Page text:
As discussed in a recent Scientific Statement on Obesity Pathogenesis by the Endocrine Society, obesity is associated with inflammation in various tissues, including muscle, fat tissue, vascular system, and liver, and this inflammation appears to be a consequence of chronic obesity. There is also inflammation in the hunger/fullness centre of the brain, called the hypothalamus.For a person who has been struggling with weight long term, inflammation in these tissues causes maladaptive changes in those tissues that make them more resistant to weight loss. It takes time for this inflammation to develop, so for a person who has had a fairly acute weight gain, it may be easier to drop pounds because they don’t have this inflammation working against them.
So then you may wonder – why do some people seem to lose quickly gained weight more easily than others? (e.g. after pregnancy)?
Well, the story of the hunger/fullness centre in the brain is a little more complex. It turns out that this inflammation may not only be a consequence of long term obesity, but may actually be present in some people before obesity develops. Some animal studies suggest that eating a high fat diet triggers these inflammatory changes, damaging the neurons in the hypothalamus, which may then result in a disruption of sensations of hunger/fullness, lead to weight gain, plus make it harder to lose it again.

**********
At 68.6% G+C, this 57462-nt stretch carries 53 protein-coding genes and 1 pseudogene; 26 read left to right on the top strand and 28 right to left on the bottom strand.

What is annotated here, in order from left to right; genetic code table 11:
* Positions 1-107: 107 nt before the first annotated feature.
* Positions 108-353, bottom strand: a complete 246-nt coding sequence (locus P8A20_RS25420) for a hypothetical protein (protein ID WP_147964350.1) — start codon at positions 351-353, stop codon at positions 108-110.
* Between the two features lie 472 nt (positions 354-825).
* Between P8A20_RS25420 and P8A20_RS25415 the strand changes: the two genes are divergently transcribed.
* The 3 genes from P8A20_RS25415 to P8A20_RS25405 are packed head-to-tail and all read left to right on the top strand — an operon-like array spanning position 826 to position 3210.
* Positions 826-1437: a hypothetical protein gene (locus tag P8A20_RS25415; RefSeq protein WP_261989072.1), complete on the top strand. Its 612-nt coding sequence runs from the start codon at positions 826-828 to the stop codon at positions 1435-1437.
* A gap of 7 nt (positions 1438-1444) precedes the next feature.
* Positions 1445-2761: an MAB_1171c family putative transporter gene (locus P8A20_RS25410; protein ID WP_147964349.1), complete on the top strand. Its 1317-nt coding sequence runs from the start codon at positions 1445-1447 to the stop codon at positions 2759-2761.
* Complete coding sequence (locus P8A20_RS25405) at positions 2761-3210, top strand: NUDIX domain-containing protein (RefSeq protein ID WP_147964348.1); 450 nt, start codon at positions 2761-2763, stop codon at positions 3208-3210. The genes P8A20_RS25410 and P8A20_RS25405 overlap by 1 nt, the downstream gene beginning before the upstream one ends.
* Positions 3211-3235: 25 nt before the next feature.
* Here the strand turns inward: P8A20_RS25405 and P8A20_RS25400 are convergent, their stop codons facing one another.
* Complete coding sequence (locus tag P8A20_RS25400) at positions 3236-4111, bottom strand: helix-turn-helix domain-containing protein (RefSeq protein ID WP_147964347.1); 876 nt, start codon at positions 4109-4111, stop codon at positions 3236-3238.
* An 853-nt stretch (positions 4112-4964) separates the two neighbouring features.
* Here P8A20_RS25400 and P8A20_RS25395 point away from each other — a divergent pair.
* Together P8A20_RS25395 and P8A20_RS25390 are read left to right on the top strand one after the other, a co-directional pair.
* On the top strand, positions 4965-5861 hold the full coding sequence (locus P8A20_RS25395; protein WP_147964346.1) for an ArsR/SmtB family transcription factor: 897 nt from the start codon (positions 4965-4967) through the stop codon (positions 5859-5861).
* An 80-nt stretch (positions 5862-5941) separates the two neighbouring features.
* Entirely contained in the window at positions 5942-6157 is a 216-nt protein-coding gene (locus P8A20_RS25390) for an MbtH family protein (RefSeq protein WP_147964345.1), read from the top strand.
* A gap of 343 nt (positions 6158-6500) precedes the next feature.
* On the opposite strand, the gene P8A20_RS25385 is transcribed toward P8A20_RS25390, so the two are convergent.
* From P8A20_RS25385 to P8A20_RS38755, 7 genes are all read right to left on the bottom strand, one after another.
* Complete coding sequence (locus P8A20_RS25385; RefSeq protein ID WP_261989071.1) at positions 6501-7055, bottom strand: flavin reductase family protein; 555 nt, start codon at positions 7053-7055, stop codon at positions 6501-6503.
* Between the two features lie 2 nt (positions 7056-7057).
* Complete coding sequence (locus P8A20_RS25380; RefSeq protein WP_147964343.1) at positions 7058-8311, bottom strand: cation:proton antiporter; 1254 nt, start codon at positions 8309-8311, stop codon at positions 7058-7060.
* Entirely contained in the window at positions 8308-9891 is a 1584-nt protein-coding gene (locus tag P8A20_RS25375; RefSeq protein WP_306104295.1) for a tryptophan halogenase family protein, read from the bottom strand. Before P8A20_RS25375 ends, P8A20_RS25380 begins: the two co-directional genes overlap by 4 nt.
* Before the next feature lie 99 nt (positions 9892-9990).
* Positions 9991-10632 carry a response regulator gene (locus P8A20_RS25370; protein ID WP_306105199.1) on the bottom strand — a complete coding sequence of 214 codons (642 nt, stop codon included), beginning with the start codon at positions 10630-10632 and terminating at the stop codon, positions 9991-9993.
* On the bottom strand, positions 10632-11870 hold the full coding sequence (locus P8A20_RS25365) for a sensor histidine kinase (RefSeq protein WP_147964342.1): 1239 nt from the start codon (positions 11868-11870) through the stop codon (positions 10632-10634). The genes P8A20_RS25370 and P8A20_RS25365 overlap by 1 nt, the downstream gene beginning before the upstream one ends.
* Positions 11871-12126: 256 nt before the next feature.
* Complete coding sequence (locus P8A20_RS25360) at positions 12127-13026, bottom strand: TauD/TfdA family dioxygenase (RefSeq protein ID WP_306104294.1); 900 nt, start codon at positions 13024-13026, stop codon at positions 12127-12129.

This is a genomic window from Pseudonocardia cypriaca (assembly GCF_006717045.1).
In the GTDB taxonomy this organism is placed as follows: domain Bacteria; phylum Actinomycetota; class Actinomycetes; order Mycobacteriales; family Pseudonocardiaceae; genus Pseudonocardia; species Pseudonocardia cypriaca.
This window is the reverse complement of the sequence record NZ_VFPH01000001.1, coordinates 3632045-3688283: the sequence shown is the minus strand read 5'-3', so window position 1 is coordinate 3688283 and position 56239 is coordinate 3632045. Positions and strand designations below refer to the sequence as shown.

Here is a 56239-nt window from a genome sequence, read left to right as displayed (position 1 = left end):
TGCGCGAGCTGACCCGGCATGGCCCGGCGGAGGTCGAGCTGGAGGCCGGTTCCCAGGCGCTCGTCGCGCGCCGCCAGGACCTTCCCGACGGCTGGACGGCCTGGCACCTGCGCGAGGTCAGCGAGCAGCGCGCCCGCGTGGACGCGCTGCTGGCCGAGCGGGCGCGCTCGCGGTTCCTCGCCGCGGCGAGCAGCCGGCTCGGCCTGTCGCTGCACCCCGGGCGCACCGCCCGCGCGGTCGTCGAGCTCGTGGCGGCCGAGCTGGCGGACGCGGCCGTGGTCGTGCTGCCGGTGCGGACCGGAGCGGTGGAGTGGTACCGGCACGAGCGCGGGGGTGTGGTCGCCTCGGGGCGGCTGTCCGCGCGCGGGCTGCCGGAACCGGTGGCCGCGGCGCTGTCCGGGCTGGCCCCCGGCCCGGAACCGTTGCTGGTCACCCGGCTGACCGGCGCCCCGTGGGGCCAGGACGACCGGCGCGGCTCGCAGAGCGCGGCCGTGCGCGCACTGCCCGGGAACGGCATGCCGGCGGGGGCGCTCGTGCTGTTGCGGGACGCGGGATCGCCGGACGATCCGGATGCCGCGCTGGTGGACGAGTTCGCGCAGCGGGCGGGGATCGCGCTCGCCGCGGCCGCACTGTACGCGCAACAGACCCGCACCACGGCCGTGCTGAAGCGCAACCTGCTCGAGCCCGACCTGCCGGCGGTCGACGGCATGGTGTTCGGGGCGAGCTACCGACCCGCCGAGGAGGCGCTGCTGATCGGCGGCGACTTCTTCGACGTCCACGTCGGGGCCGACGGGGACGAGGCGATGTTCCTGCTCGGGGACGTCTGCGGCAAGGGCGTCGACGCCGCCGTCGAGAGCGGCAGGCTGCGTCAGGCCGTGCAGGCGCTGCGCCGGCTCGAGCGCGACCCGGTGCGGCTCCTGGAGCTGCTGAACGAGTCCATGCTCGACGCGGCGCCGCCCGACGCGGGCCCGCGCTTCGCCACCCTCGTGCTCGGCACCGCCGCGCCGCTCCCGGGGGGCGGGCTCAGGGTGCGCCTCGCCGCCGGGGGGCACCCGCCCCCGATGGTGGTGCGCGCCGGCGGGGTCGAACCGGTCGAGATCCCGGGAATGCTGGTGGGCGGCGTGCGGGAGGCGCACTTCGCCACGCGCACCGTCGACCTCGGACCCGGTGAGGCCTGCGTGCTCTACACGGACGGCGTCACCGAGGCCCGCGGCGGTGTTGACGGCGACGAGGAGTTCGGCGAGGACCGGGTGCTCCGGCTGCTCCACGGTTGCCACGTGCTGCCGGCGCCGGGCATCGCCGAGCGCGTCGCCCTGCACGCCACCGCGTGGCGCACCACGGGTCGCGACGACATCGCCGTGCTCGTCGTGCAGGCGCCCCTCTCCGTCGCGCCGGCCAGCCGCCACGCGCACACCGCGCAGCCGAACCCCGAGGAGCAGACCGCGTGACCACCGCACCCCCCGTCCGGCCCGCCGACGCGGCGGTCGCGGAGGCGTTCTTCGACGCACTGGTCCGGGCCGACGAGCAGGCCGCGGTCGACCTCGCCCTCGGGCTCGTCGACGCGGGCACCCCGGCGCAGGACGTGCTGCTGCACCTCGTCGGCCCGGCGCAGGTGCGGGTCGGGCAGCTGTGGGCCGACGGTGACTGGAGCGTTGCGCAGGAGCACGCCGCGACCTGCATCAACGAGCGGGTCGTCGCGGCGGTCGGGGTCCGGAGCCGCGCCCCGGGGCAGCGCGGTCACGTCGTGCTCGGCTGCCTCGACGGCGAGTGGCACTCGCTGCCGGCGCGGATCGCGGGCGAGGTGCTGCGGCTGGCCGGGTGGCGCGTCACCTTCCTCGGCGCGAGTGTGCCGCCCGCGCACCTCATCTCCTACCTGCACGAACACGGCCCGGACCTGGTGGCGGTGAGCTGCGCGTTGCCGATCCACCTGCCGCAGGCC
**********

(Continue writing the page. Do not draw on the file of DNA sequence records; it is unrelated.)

In other words, people who struggle to lose weight after a fairly quick/new weight gain may have inflammation in their hunger/fullness centre that was there before the weight gain, thus making them not only more prone to weight gain, but also making it harder to lose weight than the person without the inflammation.
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